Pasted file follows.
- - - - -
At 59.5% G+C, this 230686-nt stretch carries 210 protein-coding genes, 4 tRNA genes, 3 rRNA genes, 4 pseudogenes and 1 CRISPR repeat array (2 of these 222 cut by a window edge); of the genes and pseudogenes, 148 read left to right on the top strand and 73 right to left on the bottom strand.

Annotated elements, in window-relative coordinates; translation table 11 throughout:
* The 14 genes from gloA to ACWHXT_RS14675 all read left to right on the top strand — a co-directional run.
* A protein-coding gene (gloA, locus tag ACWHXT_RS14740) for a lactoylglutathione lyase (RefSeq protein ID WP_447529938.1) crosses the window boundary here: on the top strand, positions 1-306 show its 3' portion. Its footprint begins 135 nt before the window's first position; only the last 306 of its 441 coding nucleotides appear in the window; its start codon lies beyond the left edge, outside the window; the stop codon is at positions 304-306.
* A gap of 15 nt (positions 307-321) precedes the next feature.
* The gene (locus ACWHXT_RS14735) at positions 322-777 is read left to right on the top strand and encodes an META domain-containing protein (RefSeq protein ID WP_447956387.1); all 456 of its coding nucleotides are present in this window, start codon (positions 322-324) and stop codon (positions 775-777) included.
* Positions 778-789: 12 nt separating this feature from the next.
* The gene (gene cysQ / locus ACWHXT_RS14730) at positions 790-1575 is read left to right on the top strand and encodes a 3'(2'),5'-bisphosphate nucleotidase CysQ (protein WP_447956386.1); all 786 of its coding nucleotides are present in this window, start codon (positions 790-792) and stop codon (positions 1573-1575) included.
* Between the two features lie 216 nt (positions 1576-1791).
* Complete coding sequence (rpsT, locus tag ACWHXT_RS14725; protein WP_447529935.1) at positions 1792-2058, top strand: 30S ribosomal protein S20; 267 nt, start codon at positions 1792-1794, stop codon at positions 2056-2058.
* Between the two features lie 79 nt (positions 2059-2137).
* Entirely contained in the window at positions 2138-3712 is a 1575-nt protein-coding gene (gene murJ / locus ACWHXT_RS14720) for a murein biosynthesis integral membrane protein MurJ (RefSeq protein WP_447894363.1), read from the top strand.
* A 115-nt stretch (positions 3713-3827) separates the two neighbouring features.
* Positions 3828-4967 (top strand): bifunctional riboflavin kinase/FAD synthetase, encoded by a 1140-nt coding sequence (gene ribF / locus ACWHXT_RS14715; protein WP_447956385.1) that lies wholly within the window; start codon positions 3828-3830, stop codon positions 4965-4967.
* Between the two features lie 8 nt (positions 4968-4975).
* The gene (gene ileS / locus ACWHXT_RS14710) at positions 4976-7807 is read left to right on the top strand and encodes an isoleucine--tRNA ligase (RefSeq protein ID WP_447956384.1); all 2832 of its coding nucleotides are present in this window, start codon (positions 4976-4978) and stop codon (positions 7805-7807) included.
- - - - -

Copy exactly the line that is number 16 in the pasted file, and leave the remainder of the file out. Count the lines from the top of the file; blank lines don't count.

* The gene (gene ileS / locus ACWHXT_RS14710) at positions 4976-7807 is read left to right on the top strand and encodes an isoleucine--tRNA ligase (RefSeq protein ID WP_447956384.1); all 2832 of its coding nucleotides are present in this window, start codon (positions 4976-4978) and stop codon (positions 7805-7807) included.